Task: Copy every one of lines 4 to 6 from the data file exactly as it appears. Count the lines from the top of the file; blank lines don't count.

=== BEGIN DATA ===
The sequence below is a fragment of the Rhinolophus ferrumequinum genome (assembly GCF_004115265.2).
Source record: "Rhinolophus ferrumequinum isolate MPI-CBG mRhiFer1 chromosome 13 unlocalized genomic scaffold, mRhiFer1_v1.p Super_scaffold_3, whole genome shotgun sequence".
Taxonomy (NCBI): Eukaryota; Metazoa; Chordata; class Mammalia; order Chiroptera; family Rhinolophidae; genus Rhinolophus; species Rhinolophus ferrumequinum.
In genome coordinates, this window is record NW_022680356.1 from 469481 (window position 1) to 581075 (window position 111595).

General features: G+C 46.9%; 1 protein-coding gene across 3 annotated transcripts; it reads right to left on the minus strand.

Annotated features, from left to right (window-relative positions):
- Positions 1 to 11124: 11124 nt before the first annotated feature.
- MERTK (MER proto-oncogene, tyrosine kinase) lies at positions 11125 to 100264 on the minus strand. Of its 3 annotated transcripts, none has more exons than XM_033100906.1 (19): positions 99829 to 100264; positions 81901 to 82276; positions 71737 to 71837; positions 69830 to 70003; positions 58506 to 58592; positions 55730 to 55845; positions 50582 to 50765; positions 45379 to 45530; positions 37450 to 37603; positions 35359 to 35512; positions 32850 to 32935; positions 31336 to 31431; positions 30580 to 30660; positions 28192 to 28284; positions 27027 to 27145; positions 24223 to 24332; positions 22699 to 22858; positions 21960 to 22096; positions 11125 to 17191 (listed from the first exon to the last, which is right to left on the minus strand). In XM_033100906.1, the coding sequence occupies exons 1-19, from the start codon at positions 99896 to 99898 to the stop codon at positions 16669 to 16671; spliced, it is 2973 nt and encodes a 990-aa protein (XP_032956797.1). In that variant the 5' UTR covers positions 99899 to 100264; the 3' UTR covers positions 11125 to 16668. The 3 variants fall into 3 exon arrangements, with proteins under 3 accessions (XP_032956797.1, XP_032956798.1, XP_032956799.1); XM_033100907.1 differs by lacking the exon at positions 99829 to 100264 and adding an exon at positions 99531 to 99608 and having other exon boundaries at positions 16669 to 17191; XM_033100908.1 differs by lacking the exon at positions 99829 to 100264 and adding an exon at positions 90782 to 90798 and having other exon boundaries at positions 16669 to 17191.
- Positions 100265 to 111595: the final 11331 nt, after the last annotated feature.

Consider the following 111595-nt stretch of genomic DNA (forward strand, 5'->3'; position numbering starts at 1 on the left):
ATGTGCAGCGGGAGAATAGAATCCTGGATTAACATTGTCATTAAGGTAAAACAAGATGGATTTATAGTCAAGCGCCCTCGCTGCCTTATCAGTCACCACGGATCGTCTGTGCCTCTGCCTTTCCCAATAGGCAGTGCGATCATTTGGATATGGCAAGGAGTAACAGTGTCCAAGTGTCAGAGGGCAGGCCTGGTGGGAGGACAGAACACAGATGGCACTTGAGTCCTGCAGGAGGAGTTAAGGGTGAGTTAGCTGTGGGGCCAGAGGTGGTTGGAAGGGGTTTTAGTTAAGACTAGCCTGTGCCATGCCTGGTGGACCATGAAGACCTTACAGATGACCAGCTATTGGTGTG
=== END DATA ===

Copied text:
In genome coordinates, this window is record NW_022680356.1 from 469481 (window position 1) to 581075 (window position 111595).

General features: G+C 46.9%; 1 protein-coding gene across 3 annotated transcripts; it reads right to left on the minus strand.

Annotated features, from left to right (window-relative positions):